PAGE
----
Sexual immorality with an unbeliever joins Christ to one in rebellion to Him, desecrates the very dwelling place of God, and binds us to the other person in contradiction to God’s purpose for us in Christ and to the detriment of other relationships we might want to preserve.
Western society argues that the human body is insignificant. We are told that our bodies are of no value in determining identity and that sex is purely a physical need—of no significance to our personhood. Not only does Scripture argue that our bodies are significant by God’s design, but we also find the Bible teaches that the body is important because of its connection with the heart and the resulting effects in relationships. Paul’s argument against sexual immorality is rooted in this connection between what we do with our bodies and how it impacts our soul, and therefore our relationships. Understanding this connection is crucial to helping people who struggle with sexual sin.
Sexual Immorality in 1 Corinthians 6:12-20
All things are lawful for me,” but not all things are helpful. “All things are lawful for me,” but I will not be dominated by anything. “Food is meant for the stomach and the stomach for food”—and God will destroy both one and the other. The body is not meant for sexual immorality, but for the Lord, and the Lord for the body. And God raised the Lord and will also raise us up by his power. Do you not know that your bodies are members of Christ? Shall I then take the members of Christ and make them members of a prostitute? Never! Or do you not know that he who is joined to a prostitute becomes one body with her? For, as it is written, “The two will become one flesh.” But he who is joined to the Lord becomes one spirit with him. Flee from sexual immorality. Every other sin a person commits is outside the body, but the sexually immoral person sins against his own body. Or do you not know that your body is a temple of the Holy Spirit within you, whom you have from God? You are not your own, for you were bought with a price. So glorify God in your body” (1 Cor. 6:12-20).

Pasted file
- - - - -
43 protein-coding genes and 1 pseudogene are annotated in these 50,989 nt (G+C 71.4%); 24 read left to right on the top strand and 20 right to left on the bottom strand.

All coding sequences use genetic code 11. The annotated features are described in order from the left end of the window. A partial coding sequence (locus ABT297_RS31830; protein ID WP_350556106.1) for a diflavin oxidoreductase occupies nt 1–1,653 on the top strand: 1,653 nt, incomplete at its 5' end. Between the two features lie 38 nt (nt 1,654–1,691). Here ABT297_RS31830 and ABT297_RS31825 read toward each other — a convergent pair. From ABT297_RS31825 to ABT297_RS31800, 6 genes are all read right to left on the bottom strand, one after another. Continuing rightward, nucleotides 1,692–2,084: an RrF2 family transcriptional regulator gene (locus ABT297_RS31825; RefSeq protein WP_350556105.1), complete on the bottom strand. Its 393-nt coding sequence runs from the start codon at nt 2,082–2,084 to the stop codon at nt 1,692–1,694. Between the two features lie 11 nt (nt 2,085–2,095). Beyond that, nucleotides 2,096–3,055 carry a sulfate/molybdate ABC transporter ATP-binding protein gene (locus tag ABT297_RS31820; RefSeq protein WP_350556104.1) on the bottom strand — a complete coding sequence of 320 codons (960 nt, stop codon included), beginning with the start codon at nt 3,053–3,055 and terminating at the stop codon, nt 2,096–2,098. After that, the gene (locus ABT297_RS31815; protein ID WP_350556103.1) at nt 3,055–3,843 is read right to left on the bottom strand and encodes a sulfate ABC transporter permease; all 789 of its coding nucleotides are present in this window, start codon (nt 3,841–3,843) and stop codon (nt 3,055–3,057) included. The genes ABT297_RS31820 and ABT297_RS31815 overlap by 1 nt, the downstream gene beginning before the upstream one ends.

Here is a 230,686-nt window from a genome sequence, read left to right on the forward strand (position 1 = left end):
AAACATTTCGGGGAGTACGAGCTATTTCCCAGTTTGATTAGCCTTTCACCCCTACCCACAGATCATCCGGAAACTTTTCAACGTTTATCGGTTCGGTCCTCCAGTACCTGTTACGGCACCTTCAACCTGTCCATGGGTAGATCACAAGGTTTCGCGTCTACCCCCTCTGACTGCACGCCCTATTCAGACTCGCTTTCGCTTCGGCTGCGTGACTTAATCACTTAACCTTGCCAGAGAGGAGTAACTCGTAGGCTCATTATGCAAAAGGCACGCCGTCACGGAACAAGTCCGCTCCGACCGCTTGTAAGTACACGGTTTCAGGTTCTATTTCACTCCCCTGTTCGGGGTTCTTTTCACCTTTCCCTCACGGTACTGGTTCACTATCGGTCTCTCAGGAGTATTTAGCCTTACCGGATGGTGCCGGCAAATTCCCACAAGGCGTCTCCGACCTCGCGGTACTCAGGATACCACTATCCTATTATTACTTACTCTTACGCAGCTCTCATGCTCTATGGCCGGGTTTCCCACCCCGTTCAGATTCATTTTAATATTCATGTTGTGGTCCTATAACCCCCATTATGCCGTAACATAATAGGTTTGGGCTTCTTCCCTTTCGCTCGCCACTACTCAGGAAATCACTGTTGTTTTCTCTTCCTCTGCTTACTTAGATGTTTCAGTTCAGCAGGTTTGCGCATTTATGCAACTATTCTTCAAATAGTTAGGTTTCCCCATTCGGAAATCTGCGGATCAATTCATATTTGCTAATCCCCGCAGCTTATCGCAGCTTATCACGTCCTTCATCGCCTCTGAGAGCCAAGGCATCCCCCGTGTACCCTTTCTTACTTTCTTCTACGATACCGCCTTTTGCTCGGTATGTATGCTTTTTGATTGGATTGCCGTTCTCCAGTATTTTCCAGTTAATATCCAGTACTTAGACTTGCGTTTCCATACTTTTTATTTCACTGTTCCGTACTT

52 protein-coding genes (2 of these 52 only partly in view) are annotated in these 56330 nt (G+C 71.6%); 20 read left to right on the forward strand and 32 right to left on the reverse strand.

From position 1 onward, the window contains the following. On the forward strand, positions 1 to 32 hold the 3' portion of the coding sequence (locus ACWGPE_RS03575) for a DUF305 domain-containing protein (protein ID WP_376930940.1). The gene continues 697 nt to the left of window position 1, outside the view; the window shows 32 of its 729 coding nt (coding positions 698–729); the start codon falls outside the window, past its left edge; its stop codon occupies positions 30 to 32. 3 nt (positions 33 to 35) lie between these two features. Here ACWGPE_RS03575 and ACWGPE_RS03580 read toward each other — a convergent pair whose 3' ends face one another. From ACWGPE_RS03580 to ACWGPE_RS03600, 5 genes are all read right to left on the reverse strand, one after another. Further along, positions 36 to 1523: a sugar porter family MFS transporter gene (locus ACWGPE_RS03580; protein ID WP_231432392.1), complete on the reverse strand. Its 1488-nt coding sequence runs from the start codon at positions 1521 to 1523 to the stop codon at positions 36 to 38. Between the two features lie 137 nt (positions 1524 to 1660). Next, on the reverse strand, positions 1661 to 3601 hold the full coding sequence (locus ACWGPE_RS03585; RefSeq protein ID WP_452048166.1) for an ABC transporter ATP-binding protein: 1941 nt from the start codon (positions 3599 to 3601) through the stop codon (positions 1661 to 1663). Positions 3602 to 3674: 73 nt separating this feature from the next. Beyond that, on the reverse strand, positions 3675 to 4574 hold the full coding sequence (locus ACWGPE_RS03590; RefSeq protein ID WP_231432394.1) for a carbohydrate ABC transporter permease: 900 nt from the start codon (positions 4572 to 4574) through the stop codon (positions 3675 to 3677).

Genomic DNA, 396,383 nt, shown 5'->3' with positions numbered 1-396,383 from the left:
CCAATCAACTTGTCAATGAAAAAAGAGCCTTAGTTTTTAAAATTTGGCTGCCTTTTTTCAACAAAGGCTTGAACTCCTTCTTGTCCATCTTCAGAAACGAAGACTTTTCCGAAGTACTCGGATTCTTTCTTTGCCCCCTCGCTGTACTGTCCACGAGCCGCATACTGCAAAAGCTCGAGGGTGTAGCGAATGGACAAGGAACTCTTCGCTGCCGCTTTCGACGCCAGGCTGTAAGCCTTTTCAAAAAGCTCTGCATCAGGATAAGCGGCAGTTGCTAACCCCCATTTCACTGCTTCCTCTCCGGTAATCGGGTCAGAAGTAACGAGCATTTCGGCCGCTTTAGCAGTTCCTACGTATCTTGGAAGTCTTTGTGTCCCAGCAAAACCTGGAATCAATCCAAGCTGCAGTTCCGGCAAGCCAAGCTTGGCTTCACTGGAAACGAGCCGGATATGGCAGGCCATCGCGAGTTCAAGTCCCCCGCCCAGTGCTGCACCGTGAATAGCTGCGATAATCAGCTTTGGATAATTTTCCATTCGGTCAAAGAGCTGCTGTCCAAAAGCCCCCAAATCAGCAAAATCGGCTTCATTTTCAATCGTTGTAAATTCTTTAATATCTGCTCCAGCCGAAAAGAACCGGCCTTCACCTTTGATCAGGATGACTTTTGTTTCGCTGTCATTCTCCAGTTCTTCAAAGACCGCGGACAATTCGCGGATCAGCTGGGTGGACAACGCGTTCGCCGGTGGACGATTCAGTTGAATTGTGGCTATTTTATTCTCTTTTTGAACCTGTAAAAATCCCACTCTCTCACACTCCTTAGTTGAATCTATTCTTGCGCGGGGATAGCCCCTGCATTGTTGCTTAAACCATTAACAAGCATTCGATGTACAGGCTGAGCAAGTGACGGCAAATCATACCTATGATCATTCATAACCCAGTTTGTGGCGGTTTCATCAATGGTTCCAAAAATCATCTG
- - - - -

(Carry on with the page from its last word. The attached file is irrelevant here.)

In 1 Corinthians 5, Paul addresses a specific instance of sexual immorality in the Corinthian church. After prescribing a solution, in Chapter 6:12-20, Paul extends his discussion to explain why sexual immorality is so significant (using the context of a believer engaging in sex with a prostitute). He begins in verse 13, saying food is beneficial for the stomach, and the stomach is beneficial for food. Paul acknowledges that there is an intended mutual benefit in God’s design of the various members of the body (in this case, the stomach) and corresponding elements within the created order (i.e., food).
For the Christian, there is a greater purpose for the body so that the purpose of the body cannot be confined to its earthly function alone but also has eternal significance. This is why, in verse 14, Paul adds that while food will perish and be abolished, the Lord will raise our bodies. Our bodies have enduring significance beyond merely their function.
This helps us understand Paul’s argument in verses 15 and following—our bodies have heightened significance, so our sexual conduct has heightened implications beyond the mere physical act. Three times in this passage, Paul asks, “do you not know?” (vv. 15, 16, 19), and with each question, he provides an argument supporting the significance of what we do with our bodies. He anticipates that his readers are familiar with the proposition behind each argument and so follows it with an implication. By examining the arguments and the implications in verses 15-20, we can more fully understand the significance of sexual immorality.